The jars of water show how wastewater is transformed into recycled water, and what it looks like compared to drinking water. The jar on the far left, “raw influent,” shows what wastewater as it enters King County’s treatment plants. “Class A reclaimed water” or recycled water is the third jar. Drinking water on the far right. Can you tell the difference? Photo courtesy of Public Health Insider

The poop-loop scoop: How king county recycles waste and water | Public Health Insider

  • Tue Aug 8th, 2017 11:00am
  • News

By Darrell Rodgers, PhD, Public Health — Seattle & King County, for Public Health Insider.

Public health is committed to preventing disease and death from water-borne pathogens. Modern sanitation, including wastewater treatment, is key to keeping our waters clean and the people and animals that live here healthy. But the efficiency of modern sanitation creates an interesting problem.

Today, our waste is “out of sight, out of mind” as soon as we flush the toilet or as soon as the water disappears down the drain. We might know that dirty water goes somewhere, and it gets cleaned. What we don’t know is how the process works, how we affect it, what happens to that waste, and how it is treated to prevent the spread of illness from pathogens.

Most people aren’t aware of the value of our waste. Calling it “waste” makes our dirty water seem like a throwaway commodity. In fact, it is a very valuable resource.

King County recognizes that value, and turns our waste into resources, while keeping our waters clean. Additional filtration and disinfection creates high-quality, odor-free recycled water that can be used to clean streets and water athletic fields and farms. Using recycled water keeps water in rivers and streams for people and fish.

The water isn’t the only source of renewable resources. During the treatment process of the solids in wastewater (the poop and the food, microorganisms break down the material and release biogas. Biogas creates renewable energy to help power the treatment plants and provide energy for homes and businesses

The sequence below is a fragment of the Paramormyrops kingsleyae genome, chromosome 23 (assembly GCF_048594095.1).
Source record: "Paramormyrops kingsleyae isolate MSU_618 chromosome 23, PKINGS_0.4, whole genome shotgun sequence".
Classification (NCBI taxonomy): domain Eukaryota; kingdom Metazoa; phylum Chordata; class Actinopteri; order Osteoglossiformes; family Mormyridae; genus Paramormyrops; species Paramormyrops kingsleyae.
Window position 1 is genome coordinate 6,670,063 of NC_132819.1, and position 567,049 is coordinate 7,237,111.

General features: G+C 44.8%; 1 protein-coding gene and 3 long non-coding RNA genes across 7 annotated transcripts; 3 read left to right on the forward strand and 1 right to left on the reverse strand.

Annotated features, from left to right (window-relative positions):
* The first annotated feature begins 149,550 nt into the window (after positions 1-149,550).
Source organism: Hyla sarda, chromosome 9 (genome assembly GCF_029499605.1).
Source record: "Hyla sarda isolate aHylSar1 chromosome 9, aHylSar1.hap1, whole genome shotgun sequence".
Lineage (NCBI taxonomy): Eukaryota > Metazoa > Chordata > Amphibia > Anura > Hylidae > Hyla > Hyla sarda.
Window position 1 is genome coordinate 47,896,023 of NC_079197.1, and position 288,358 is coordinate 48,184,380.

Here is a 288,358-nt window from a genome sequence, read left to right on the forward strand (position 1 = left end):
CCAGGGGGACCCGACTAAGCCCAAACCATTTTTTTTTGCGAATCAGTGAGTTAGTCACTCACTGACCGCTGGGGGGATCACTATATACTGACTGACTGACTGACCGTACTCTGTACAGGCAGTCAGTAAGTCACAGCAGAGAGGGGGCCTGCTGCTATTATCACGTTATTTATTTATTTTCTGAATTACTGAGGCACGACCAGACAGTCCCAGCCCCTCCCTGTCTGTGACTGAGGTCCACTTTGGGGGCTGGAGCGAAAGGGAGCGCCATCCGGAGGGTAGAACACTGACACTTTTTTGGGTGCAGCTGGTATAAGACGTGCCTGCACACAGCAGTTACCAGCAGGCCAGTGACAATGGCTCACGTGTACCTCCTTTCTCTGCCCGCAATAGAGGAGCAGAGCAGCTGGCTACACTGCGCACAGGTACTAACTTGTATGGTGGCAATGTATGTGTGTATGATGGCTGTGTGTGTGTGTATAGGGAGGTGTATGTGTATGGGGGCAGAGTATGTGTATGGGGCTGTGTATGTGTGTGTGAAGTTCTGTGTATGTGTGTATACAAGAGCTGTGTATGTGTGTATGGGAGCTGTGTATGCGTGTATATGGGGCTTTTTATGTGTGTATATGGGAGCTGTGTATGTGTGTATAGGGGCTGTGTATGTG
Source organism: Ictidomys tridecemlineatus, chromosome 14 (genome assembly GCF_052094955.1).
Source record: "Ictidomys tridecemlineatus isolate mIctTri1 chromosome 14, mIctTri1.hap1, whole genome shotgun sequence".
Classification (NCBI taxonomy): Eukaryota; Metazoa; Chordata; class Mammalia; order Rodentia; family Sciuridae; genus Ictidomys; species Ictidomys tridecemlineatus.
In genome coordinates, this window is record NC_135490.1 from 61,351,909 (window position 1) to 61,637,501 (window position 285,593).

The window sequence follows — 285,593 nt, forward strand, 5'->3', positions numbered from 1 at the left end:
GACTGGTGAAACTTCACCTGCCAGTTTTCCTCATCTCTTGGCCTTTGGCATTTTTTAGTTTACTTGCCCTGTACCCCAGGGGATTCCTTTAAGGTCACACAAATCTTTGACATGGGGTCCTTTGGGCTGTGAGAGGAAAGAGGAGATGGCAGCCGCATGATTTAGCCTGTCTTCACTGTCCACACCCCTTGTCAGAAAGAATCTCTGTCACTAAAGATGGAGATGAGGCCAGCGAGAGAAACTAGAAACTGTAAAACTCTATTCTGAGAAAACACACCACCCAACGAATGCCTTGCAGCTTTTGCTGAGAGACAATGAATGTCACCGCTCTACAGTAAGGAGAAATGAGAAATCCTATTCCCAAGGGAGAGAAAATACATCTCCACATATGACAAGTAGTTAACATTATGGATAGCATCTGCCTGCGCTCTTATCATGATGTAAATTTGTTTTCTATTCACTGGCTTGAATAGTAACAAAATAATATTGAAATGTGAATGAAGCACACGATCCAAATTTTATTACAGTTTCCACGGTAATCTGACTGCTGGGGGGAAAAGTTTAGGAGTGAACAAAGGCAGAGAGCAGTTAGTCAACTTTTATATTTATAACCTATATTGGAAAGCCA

The same microorganisms that release biogas also create biosolids, which King County calls Loop®. The wastewater treatment process kills pathogens and harmful bacteria and produces Loop, a nutrient-rich, fertilizer-like product that plants love. Biosolids may seem revolutionary, but returning nutrients and organic matter to the land is a time-tested form of recycling. Since the dawn of agriculture, farmers around the world have used human and animal waste to grow food. Agriculture feeds people, but demands a lot from soils, which can become depleted and less productive without organic inputs. Farmers look for ways to keep that soil healthy and productive, and biosolids such as Loop help accomplish that.

Here in King County, population growth and climate change mean that growing enough food demands more and more from our soils. Climate change threatens the health of our future communities. To help fight climate change, King County recycles 100% of the solids (the poop and the food) as Loop. For more than 40 years, Loop has returned valuable nutrients and organic matter to the soil to grow crops, fertilize working forests, and restore degraded sites into healthy landscapes.

Today, we are more aware of our limited resources and the need to use them wisely while protecting our health and our environment. At King County, we know the value of recovering resources to reduce waste and to ensure the public’s health is protected. King County produces Loop according to precise standards. Unlike synthetic fertilizer, or even manure, Loop is held to stringent environmental regulations. As we mimic nature’s cleaning powers, engineering and technology allows us to test and monitor the entire process to ensure the safety and efficacy of Loop.